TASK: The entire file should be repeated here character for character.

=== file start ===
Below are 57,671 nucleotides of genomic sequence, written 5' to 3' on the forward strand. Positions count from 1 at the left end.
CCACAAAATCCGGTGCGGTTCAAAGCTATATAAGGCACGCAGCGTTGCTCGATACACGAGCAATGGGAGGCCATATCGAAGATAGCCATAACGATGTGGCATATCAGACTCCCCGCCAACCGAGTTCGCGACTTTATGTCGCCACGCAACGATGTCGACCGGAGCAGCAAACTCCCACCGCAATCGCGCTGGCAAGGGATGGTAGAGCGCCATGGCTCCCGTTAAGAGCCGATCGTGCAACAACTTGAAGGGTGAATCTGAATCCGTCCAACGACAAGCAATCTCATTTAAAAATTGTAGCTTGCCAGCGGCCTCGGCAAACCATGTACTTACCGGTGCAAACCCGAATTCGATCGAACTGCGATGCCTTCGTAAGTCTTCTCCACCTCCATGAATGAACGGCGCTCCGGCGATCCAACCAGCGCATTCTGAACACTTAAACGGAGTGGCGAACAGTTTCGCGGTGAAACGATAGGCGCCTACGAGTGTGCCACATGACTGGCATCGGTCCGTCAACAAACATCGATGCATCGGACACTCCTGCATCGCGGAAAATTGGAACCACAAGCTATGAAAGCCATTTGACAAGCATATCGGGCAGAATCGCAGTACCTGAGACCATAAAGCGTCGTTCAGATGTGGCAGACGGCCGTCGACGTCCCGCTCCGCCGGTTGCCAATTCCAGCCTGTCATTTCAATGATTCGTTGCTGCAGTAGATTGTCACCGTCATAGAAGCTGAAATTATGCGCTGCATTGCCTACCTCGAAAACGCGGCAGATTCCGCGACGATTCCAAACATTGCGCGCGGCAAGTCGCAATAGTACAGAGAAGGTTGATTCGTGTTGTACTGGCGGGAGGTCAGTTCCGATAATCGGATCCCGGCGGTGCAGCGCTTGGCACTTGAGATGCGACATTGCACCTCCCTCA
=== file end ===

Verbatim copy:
Below are 57,671 nucleotides of genomic sequence, written 5' to 3' on the forward strand. Positions count from 1 at the left end.
CCACAAAATCCGGTGCGGTTCAAAGCTATATAAGGCACGCAGCGTTGCTCGATACACGAGCAATGGGAGGCCATATCGAAGATAGCCATAACGATGTGGCATATCAGACTCCCCGCCAACCGAGTTCGCGACTTTATGTCGCCACGCAACGATGTCGACCGGAGCAGCAAACTCCCACCGCAATCGCGCTGGCAAGGGATGGTAGAGCGCCATGGCTCCCGTTAAGAGCCGATCGTGCAACAACTTGAAGGGTGAATCTGAATCCGTCCAACGACAAGCAATCTCATTTAAAAATTGTAGCTTGCCAGCGGCCTCGGCAAACCATGTACTTACCGGTGCAAACCCGAATTCGATCGAACTGCGATGCCTTCGTAAGTCTTCTCCACCTCCATGAATGAACGGCGCTCCGGCGATCCAACCAGCGCATTCTGAACACTTAAACGGAGTGGCGAACAGTTTCGCGGTGAAACGATAGGCGCCTACGAGTGTGCCACATGACTGGCATCGGTCCGTCAACAAACATCGATGCATCGGACACTCCTGCATCGCGGAAAATTGGAACCACAAGCTATGAAAGCCATTTGACAAGCATATCGGGCAGAATCGCAGTACCTGAGACCATAAAGCGTCGTTCAGATGTGGCAGACGGCCGTCGACGTCCCGCTCCGCCGGTTGCCAATTCCAGCCTGTCATTTCAATGATTCGTTGCTGCAGTAGATTGTCACCGTCATAGAAGCTGAAATTATGCGCTGCATTGCCTACCTCGAAAACGCGGCAGATTCCGCGACGATTCCAAACATTGCGCGCGGCAAGTCGCAATAGTACAGAGAAGGTTGATTCGTGTTGTACTGGCGGGAGGTCAGTTCCGATAATCGGATCCCGGCGGTGCAGCGCTTGGCACTTGAGATGCGACATTGCACCTCCCTCA